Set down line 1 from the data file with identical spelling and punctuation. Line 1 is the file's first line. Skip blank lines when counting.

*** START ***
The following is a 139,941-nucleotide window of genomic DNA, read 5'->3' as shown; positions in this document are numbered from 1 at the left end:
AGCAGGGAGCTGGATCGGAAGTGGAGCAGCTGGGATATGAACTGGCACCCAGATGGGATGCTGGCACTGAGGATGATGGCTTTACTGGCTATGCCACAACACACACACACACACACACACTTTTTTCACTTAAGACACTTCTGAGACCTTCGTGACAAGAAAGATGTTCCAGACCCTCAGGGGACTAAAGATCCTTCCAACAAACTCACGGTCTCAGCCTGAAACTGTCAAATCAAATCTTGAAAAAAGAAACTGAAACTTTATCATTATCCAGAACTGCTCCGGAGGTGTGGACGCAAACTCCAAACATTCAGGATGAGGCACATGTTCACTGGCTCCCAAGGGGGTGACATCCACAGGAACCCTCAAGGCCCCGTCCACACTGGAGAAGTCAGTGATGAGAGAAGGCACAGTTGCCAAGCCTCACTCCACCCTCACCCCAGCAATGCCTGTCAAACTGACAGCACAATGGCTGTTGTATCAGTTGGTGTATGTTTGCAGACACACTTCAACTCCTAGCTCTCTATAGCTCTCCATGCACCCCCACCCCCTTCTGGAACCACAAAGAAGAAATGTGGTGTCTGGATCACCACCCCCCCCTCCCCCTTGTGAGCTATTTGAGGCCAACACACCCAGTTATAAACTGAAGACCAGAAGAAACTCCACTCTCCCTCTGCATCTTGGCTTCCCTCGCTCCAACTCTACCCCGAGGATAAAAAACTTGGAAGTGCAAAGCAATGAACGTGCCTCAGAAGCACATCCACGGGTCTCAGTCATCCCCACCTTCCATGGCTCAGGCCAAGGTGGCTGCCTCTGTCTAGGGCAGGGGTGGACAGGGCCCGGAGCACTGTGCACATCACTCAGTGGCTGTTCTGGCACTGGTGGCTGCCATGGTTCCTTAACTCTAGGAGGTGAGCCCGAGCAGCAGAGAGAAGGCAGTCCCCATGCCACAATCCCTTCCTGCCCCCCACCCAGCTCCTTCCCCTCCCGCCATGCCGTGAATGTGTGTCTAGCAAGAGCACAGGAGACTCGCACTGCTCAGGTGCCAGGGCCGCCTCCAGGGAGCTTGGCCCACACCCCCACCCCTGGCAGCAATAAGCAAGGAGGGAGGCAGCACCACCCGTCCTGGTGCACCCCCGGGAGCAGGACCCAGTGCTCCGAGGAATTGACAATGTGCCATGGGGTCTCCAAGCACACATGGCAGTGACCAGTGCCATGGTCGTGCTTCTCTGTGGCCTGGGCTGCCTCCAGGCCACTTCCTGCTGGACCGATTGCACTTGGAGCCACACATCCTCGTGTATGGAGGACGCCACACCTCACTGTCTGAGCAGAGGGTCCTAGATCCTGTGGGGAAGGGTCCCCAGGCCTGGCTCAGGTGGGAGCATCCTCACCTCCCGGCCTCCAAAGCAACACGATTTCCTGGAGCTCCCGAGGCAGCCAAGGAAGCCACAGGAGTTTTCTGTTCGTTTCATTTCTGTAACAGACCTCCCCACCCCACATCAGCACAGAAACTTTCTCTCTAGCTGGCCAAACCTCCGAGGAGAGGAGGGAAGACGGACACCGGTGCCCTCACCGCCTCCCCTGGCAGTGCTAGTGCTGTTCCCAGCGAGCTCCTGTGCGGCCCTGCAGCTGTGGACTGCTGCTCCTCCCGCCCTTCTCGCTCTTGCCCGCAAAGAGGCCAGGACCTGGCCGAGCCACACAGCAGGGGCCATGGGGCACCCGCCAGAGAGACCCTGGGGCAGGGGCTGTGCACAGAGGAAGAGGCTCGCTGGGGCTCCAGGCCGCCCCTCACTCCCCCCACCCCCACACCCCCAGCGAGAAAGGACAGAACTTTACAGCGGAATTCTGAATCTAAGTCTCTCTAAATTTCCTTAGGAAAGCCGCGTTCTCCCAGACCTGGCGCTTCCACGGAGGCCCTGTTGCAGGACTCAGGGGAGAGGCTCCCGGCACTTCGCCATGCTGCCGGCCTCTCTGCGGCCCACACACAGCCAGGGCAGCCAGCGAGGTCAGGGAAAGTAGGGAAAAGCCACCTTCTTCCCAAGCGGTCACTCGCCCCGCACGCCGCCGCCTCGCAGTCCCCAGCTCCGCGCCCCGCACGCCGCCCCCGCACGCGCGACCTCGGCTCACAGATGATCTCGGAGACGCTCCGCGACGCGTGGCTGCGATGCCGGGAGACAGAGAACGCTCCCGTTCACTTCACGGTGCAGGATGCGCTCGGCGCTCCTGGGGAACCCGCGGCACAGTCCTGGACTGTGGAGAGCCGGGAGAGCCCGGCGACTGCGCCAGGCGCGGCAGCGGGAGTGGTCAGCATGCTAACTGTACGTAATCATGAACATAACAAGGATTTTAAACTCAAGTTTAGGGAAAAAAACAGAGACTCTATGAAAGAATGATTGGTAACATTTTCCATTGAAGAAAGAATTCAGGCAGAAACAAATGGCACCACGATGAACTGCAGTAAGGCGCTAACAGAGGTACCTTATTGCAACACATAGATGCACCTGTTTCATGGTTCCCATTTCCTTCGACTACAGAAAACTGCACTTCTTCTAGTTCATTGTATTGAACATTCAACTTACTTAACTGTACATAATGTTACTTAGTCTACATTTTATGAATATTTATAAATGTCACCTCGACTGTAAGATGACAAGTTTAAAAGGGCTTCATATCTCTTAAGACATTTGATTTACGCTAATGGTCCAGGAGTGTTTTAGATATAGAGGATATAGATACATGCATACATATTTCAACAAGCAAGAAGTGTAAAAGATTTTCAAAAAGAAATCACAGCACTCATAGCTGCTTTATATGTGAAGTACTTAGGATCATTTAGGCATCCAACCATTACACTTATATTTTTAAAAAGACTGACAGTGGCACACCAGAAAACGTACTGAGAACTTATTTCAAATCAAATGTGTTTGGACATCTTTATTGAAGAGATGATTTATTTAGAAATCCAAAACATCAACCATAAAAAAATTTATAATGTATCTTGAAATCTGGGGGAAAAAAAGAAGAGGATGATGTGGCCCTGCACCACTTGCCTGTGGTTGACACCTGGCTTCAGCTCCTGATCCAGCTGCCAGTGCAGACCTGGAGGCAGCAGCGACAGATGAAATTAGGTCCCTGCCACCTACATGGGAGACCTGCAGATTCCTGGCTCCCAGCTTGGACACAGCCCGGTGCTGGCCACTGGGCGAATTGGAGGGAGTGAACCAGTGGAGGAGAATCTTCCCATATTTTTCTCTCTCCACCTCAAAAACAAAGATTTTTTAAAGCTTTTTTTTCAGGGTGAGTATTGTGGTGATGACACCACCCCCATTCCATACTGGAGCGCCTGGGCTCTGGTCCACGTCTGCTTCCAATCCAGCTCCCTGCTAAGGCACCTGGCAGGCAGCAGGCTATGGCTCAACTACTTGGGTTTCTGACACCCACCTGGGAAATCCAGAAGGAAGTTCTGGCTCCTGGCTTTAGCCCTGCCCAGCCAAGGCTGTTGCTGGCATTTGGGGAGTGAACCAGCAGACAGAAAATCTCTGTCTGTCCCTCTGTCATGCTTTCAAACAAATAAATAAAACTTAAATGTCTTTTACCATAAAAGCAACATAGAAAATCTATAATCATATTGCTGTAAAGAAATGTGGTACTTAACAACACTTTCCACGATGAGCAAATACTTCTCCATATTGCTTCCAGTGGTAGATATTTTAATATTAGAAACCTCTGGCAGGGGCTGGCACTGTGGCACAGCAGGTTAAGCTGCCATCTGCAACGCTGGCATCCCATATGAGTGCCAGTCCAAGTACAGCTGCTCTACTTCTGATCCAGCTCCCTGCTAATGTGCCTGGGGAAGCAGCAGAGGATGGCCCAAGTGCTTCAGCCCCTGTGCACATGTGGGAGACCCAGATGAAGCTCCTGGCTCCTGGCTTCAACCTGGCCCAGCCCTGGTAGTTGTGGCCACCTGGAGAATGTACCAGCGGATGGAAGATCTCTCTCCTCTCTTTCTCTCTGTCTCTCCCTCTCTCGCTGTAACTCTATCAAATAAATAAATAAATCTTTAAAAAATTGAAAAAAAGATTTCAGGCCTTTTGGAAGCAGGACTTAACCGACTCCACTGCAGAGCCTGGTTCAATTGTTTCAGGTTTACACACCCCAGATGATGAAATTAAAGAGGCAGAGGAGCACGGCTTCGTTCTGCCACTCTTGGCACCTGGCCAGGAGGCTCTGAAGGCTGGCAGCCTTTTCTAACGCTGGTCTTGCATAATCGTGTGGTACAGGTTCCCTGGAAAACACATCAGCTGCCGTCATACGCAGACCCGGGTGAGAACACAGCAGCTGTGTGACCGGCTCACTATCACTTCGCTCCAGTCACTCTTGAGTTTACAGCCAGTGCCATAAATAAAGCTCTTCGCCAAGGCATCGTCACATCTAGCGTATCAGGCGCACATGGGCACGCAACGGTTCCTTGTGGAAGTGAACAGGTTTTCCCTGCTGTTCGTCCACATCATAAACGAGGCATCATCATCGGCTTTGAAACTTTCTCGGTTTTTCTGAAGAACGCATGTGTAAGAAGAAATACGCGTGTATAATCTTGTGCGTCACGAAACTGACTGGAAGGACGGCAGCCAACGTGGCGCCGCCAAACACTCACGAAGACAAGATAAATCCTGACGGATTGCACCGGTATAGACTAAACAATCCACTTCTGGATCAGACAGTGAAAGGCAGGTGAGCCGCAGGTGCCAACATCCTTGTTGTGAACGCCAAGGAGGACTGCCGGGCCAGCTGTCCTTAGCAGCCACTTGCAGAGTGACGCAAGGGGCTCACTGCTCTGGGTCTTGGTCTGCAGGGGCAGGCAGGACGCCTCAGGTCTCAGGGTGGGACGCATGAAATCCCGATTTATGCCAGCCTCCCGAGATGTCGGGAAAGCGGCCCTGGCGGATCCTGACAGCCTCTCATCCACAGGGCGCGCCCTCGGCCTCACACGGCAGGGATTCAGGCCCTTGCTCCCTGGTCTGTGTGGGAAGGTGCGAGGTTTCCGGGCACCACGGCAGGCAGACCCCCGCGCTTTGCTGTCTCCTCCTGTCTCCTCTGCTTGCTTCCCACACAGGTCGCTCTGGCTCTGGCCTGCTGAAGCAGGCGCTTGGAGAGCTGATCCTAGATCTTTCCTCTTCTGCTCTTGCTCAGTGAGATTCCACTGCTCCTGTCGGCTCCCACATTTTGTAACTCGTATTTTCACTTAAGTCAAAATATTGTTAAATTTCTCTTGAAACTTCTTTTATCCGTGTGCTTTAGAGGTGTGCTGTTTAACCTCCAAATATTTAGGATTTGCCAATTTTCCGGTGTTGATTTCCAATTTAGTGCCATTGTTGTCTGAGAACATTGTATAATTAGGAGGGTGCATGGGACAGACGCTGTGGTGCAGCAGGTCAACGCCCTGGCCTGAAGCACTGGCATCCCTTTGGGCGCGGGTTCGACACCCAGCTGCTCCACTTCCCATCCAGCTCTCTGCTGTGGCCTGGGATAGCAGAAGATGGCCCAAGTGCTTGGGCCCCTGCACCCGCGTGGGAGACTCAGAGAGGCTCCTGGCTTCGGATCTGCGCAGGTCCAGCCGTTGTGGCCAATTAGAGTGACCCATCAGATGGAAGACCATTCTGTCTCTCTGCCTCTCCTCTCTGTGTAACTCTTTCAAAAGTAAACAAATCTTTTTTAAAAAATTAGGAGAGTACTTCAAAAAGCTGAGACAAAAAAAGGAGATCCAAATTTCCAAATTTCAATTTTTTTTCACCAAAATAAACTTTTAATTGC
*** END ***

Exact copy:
The following is a 139,941-nucleotide window of genomic DNA, read 5'->3' as shown; positions in this document are numbered from 1 at the left end: